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Image-derived input function for human brain using high resolution PET imaging with [C](R)-rolipram and [C]PBR28.

Zanotti-Fregonara P, Liow JS, Fujita M, Dusch E, Zoghbi SS, Luong E, Boellaard R, Pike VW, Comtat C, Innis RB - PLoS ONE (2011)

Bottom Line: Using the image input methods that gave the most accurate results with Logan analysis, we also performed kinetic modelling with a two-tissue compartment model.All methods gave higher scores with [(11)C](R)-rolipram, which has a lower metabolite fraction.Compartment modeling gave less reliable results, especially for the estimation of individual rate constants.

View Article: PubMed Central - PubMed

Affiliation: Molecular Imaging Branch, National Institute of Mental Health (NIMH), National Institutes of Health (NIH), Bethesda, Maryland, United States of America.

ABSTRACT

Background: The aim of this study was to test seven previously published image-input methods in state-of-the-art high resolution PET brain images. Images were obtained with a High Resolution Research Tomograph plus a resolution-recovery reconstruction algorithm using two different radioligands with different radiometabolite fractions. Three of the methods required arterial blood samples to scale the image-input, and four were blood-free methods.

Methods: All seven methods were tested on twelve scans with [(11)C](R)-rolipram, which has a low radiometabolite fraction, and on nineteen scans with [(11)C]PBR28 (high radiometabolite fraction). Logan V(T) values for both blood and image inputs were calculated using the metabolite-corrected input functions. The agreement of image-derived Logan V(T) values with the reference blood-derived Logan V(T) values was quantified using a scoring system. Using the image input methods that gave the most accurate results with Logan analysis, we also performed kinetic modelling with a two-tissue compartment model.

Results: For both radioligands the highest scores were obtained with two blood-based methods, while the blood-free methods generally performed poorly. All methods gave higher scores with [(11)C](R)-rolipram, which has a lower metabolite fraction. Compartment modeling gave less reliable results, especially for the estimation of individual rate constants.

Conclusion: OUR STUDY SHOWS THAT: 1) Image input methods that are validated for a specific tracer and a specific machine may not perform equally well in a different setting; 2) despite the use of high resolution PET images, blood samples are still necessary to obtain a reliable image input function; 3) the accuracy of image input may also vary between radioligands depending on the magnitude of the radiometabolite fraction: the higher the metabolite fraction of a given tracer (e.g., [(11)C]PBR28), the more difficult it is to obtain a reliable image-derived input function; and 4) in association with image inputs, graphical analyses should be preferred over compartmental modelling.

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The average concentrations of radioactivity in whole blood (solid line) and parent radioligand in plasma (dashed line) over time for [11C](R)-rolipram (n = 12) (A) and [11C]PBR28 (n = 19) (B).The main figures show the first 20 minutes of the curves and the inserts the remaining part. Although the shape of the whole blood curves was similar for the two tracers, the relative concentration of parent and metabolites differed. The mean ratio of concentration of parent radioligand in plasma to total radioactivity in whole blood (C) showed that [11C](R)-rolipram remained the predominant component of whole blood radioactivity throughout the scan. In contrast, radiometabolites of [11C]PBR28 became the predominant component of whole blood radioactivity after the first few minutes.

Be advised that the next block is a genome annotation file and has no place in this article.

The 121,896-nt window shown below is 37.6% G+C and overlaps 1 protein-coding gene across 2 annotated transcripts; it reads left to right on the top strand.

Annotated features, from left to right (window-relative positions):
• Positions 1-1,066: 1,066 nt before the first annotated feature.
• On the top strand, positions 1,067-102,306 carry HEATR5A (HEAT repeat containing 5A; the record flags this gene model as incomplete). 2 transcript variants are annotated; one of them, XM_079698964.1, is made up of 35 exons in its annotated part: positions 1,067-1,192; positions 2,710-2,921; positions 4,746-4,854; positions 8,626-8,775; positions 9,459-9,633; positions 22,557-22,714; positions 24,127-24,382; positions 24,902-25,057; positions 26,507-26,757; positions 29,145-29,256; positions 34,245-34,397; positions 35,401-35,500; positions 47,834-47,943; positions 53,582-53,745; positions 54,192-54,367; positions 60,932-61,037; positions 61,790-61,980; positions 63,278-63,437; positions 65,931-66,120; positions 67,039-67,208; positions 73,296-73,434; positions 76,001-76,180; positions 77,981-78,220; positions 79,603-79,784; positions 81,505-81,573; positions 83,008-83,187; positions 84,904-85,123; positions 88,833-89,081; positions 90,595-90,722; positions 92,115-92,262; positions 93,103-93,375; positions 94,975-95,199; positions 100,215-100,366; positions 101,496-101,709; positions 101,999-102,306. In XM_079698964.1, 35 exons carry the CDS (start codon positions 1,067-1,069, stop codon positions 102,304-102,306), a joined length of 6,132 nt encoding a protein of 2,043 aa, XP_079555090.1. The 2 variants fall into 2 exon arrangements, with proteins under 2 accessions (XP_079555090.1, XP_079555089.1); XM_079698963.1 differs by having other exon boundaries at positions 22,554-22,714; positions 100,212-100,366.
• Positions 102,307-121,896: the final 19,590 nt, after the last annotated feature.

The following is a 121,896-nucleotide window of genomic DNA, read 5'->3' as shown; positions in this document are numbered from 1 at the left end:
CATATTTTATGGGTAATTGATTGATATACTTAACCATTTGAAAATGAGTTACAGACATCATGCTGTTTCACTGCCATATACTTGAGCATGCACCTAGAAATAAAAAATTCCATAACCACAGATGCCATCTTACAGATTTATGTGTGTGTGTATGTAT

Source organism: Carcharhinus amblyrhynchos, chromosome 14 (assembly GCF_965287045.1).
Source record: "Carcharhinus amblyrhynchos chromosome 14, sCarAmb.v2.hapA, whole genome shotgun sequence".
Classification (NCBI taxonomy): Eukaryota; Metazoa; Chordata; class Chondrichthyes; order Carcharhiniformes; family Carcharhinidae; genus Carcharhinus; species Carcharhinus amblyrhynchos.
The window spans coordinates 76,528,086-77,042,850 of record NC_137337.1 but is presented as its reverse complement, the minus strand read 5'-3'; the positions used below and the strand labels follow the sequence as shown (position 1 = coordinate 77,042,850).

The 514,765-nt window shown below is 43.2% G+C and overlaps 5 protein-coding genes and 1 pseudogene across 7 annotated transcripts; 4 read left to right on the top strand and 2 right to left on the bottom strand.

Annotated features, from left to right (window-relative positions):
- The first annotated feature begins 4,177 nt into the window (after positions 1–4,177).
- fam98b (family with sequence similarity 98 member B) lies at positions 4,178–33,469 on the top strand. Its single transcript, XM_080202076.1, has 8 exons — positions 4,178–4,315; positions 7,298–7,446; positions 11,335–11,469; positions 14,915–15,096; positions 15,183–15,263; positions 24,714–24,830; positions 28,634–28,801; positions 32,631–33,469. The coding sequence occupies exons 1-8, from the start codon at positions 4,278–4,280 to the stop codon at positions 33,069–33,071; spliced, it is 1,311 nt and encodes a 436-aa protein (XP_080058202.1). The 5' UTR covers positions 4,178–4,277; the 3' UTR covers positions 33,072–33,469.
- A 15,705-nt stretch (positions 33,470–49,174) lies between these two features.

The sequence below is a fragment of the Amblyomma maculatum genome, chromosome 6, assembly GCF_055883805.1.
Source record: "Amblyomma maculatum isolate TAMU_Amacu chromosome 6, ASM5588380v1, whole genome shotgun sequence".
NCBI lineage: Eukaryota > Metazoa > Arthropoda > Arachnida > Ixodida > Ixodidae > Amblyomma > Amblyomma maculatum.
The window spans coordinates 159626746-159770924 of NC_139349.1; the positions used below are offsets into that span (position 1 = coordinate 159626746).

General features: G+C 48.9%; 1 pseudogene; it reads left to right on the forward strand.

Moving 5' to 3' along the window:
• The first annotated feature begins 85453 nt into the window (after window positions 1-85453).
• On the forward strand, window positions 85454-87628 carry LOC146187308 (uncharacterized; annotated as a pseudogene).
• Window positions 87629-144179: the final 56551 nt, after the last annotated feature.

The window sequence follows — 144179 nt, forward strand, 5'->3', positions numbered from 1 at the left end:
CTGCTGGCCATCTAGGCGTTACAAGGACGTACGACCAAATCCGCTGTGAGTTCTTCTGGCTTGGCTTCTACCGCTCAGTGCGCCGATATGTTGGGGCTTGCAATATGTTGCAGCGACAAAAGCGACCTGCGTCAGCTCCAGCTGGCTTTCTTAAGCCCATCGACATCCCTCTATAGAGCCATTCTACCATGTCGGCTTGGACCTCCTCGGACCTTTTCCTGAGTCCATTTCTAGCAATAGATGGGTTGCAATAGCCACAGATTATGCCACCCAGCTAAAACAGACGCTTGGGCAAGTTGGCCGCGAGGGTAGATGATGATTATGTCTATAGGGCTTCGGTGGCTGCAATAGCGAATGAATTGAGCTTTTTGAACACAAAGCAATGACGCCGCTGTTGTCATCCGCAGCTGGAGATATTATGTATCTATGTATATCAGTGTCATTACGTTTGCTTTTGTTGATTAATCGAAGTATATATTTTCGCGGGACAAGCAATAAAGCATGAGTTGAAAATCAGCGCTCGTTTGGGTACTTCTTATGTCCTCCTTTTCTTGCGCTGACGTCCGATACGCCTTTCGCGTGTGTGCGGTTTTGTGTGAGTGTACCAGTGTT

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pone-0017056-g002: The average concentrations of radioactivity in whole blood (solid line) and parent radioligand in plasma (dashed line) over time for [11C](R)-rolipram (n = 12) (A) and [11C]PBR28 (n = 19) (B).The main figures show the first 20 minutes of the curves and the inserts the remaining part. Although the shape of the whole blood curves was similar for the two tracers, the relative concentration of parent and metabolites differed. The mean ratio of concentration of parent radioligand in plasma to total radioactivity in whole blood (C) showed that [11C](R)-rolipram remained the predominant component of whole blood radioactivity throughout the scan. In contrast, radiometabolites of [11C]PBR28 became the predominant component of whole blood radioactivity after the first few minutes.

Mentions: The shape of the whole-blood curves was very similar for the two tracers (Figure 2AB), with a concentration peak at ∼90 seconds and a rapid decline thereafter; however, the relative concentration of parent and metabolites differed (Figure 2C). [11C](R)-rolipram remained the predominant portion of blood radioactivity throughout the scan. The mean parent/whole blood ratio was of about 1 (0.99±0.24) at 60 minutes after injection, and 0.80±0.30 at 90 minutes. In contrast, for [11C]PBR28, radiometabolites became the predominant component of blood radioactivity for most of the scan. The mean parent/whole blood ratio was of about 1 (0.96±0.13) at 4 minutes after injection, and 0.07±0.02 at 90 minutes. The mean/whole blood ratios are calculated from all the subjects used in this study (n = 12 for [11C](R)-rolipram and n = 19 for [11C]PBR28).